Acting pastor takes pulpit at Westhampton Congregational Church

WESTHAMPTON — After a six-month nationwide search, Westhampton Congregational United Church of Christ has found its new acting pastor.

Reverend Greg Briggs, a native of central Michigan, answered the church’s call and accepted the position Oct. 1.

“One of the things that really drew me to this church was just their self-awareness and openness,” Briggs said. “They weren’t trying to be someone they weren’t or to cover up the challenges they faced.”

With so much change in the world as a result of the pandemic, he was looking for a congregation that considers how it fits into the world as a whole and not just itself. “And we seemed to get along. So that and the fact that when I pulled over I saw that they were openly flying the LGBTQ progress flag. Knowing that it’s not a fight I have to have is great,” he said.

The search for a part-time interim began in April after the Reverend Tadd Allman-Morton, known as “Pastor Tadd”, decided to step down from his role after 14 years with the congregation.

“He matched the qualifications we were looking for. He seems very outgoing and outgoing, and eager to meet everyone,” said Richard W. Tracy, chairman of the church board.

Now that Briggs is in place, the church board will set up a formal pastoral research committee. Briggs will then work with the committee and the congregation to define the future vision of the church and its pastoral needs for ministry. The search committee will then fill out a new church profile to search for a permanent pastor.

As part of this work, the collective will answer the following three questions: Who are we? Who is our neighbor? Where are we going?

Finding a new pastor is not a quick process, Tracy said. The role of an intentional interim minister is to lead the congregation over the next three years to help determine the future course of the church and then find the next pastor. Acting pastors are not permitted to apply for the position of permanent pastor.

“Pastor Tadd had been here for 14 years. If you were 10 when you started coming to church here, you were 24 when he left. A lot can happen in 14 years,” Tracy said. “That’s why it’s important to have an acting pastor. It’s a good idea to review who we are as a church rather than thinking that nothing will ever change.

The search for an interim has not been without its challenges as there are many churches looking and very few pastors to fill the needs, Tracy said. As he sought an interim position, the chair was temporarily filled by five different ministers.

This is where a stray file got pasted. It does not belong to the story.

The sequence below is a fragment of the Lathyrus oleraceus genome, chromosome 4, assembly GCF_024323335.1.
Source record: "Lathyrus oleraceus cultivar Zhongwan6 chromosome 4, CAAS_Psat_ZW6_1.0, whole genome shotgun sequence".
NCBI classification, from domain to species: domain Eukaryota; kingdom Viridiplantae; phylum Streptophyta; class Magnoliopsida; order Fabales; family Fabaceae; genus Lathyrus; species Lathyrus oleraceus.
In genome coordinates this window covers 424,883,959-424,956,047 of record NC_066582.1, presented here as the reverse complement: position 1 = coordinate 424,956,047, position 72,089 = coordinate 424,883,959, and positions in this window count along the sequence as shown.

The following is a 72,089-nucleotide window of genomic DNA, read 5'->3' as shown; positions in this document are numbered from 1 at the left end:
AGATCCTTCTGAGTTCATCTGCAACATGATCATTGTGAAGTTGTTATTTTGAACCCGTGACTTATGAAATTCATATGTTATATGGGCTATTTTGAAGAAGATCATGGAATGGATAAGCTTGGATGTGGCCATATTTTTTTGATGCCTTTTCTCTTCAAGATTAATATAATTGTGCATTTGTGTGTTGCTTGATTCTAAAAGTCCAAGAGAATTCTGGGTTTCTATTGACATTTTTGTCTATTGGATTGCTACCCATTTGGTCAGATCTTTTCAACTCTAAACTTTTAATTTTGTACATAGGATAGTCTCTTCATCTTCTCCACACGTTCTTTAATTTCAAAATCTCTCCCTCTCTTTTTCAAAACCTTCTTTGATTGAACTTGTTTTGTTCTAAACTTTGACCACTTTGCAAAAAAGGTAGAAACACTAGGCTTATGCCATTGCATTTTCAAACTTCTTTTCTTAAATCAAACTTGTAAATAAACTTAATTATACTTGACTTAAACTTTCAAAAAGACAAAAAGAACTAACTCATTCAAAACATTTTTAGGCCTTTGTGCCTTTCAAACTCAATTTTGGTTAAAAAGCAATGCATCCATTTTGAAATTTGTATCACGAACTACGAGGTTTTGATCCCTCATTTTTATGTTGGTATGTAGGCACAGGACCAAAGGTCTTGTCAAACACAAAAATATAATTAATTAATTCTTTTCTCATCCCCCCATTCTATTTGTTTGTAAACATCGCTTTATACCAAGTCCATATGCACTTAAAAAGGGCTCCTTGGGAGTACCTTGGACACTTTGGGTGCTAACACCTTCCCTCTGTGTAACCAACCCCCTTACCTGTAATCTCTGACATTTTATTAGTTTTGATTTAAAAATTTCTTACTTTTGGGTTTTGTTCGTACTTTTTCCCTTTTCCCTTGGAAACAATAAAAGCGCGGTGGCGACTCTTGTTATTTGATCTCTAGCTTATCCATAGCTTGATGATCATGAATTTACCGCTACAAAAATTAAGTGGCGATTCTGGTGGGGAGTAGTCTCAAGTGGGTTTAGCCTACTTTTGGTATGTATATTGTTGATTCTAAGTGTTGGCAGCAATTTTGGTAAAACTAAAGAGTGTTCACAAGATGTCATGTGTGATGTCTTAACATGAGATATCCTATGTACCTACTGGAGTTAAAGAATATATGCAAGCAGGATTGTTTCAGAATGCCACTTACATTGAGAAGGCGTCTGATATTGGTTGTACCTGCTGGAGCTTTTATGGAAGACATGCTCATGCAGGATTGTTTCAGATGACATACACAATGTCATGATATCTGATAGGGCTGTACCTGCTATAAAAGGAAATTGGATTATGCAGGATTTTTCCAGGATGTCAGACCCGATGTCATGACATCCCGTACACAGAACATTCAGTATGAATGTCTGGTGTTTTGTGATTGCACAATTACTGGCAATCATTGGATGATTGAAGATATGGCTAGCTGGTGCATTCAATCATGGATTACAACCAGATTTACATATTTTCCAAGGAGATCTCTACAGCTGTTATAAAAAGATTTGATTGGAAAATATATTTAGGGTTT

Briggs was chosen after two rounds of interviews. He will commute from Vermont where he lives and stay in the area a few days a week, three weeks a month.

Prior to this role, Briggs, who considers himself a transitional minister, served as acting minister for nearly two years in Charlevoix, Michigan, and acting minister in Grand Ledge, Michigan for one year and eight months. He also spent nearly five years as associate minister of Bethlehem United Church of Christ in Ann Arbor, Michigan.

Briggs’ path to the fabric was not the one he had intentionally planned.

When he started his academic career at Eckerd College in St. Petersburg, Florida, he was working on a bachelor’s degree in biology. Those plans changed along the way, and in 1997 he graduated with a degree in religious studies.

“My undergraduate thesis was on the Golem and Frankenstein and the first in artificial intelligence,” Brigg said with a laugh. “I started out studying biology, which is the study of life. Religious studies is also the study of life – it’s just much broader, you know? The academic background that gave me the freedom to ask questions.

After college, he returned home to help care for his grandparents after they fell ill. Years later, he earned a master’s degree in theology from Chicago Theological Seminary in 2005.

“Going to seminary was really more to me than trying to figure out what my life was supposed to be like at that time,” he said. “I was finding more connection to faith and traditions outside of Christianity, but I still really felt like there was something I needed to reconcile. So I went to seminary just to try to bring together different parts of myself.

And in the process, Briggs says he discovered gifts and found his calling in ministry.

After several intentional acting ministerships in Michigan and Minnesota, he found his way to Vermont. During the COVID-19 pandemic, he came into contact with several groups of college friends who zoomed together once a week. This weekly contact led him to rekindle a romance with his college girlfriend and decide to go on a long distance date.

At the same time, he considered the challenges he faced as a transitional minister, constantly having to move all of his possessions each time he accepted a new position, and decided it was time to settle down. About a year ago, he moved to Vermont with his college girlfriend and two children.

Emily Thurlow can be contacted at [email protected]

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